Day 2: Ascent of the Ofenhorn, 3236m


Analysing terrain data

4 - 5










The exposure grade does not take into account objective hazards (stone fall, seracs, etc) but only the consequences of the skier falling.

Low Exposure (E1): Exposure is limited to that of the slope itself. Getting hurt is still likely if the slope is steep and/or the snow is hard.

Medium Exposure (E2): As well as the slope itself, there are some obstacles (such as rock outcrops) which could aggravate injury.

High Exposure (E3): In case of a fall, death is highly likely.

Extreme Exposure (E4): In case of a fall, the skier faces certain death.

In case of a fall, death is highly likely.


This is a classic ski peak but can be omitted if the weather is poor, to simply link the 2 huts. From the hut traverse NE under the slopes of the Mittleberg into a hanging valley that leads more easily to the Hohsandjoch pass at 2901m on the Italian border.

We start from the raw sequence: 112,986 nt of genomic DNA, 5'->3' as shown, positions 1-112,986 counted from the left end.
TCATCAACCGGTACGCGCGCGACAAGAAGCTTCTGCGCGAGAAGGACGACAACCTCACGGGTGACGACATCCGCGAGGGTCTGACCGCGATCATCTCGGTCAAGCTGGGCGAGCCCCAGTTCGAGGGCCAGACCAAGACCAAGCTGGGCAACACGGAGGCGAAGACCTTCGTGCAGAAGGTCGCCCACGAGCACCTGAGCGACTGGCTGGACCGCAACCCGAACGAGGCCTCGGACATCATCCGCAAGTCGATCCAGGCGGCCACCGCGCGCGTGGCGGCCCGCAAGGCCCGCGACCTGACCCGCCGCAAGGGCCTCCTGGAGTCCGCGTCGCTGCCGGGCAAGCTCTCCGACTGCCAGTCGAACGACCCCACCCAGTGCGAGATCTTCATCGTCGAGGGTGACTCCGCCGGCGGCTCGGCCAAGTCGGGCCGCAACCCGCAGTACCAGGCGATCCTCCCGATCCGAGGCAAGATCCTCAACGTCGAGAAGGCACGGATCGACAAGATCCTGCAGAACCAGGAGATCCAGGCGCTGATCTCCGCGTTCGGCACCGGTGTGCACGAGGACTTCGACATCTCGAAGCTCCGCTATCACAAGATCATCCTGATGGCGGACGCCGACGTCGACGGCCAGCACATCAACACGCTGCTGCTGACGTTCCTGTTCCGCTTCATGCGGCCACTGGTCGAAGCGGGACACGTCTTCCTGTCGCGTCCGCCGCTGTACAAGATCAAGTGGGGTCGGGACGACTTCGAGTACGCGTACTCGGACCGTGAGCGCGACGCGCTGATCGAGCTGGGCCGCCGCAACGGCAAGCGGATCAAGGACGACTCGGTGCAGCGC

From here take the open glaciated slopes in an arc leading around a rocky spur descending from the Ofenhorn, then more steeply up NE facing slopes to the summit of this classic ski peak at 3236m.

There is an optional steeper descent to the N, or more easily down your line of ascent.

There is then a choice of descents either side of the Torre del Vannino, the more northerly one being on colder snow if there is powder.

The more southerly descent faces SE and is a better choice if it is predominantly spring snow conditions.

Both involve small flat sections towards the end across different frozen lakes to get to the Margaroli Hut at 2194m.